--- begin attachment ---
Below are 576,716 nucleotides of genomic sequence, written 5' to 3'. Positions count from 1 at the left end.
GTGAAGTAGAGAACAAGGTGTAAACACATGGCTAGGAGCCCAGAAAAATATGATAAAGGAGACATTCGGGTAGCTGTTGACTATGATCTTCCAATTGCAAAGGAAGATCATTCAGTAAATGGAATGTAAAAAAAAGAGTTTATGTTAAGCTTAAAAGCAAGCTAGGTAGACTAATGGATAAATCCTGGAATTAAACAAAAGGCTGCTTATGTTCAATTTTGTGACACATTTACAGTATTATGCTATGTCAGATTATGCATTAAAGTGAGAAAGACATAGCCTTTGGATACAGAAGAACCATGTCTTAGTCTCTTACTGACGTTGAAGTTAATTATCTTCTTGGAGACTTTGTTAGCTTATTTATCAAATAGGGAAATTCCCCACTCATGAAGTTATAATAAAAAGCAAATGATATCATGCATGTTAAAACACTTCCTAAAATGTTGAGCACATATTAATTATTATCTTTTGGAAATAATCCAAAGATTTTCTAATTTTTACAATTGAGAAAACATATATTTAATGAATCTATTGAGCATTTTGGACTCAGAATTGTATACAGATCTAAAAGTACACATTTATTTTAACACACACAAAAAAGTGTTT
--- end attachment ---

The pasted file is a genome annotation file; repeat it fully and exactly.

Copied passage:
Below are 576,716 nucleotides of genomic sequence, written 5' to 3'. Positions count from 1 at the left end.
GTGAAGTAGAGAACAAGGTGTAAACACATGGCTAGGAGCCCAGAAAAATATGATAAAGGAGACATTCGGGTAGCTGTTGACTATGATCTTCCAATTGCAAAGGAAGATCATTCAGTAAATGGAATGTAAAAAAAAGAGTTTATGTTAAGCTTAAAAGCAAGCTAGGTAGACTAATGGATAAATCCTGGAATTAAACAAAAGGCTGCTTATGTTCAATTTTGTGACACATTTACAGTATTATGCTATGTCAGATTATGCATTAAAGTGAGAAAGACATAGCCTTTGGATACAGAAGAACCATGTCTTAGTCTCTTACTGACGTTGAAGTTAATTATCTTCTTGGAGACTTTGTTAGCTTATTTATCAAATAGGGAAATTCCCCACTCATGAAGTTATAATAAAAAGCAAATGATATCATGCATGTTAAAACACTTCCTAAAATGTTGAGCACATATTAATTATTATCTTTTGGAAATAATCCAAAGATTTTCTAATTTTTACAATTGAGAAAACATATATTTAATGAATCTATTGAGCATTTTGGACTCAGAATTGTATACAGATCTAAAAGTACACATTTATTTTAACACACACAAAAAAGTGTTT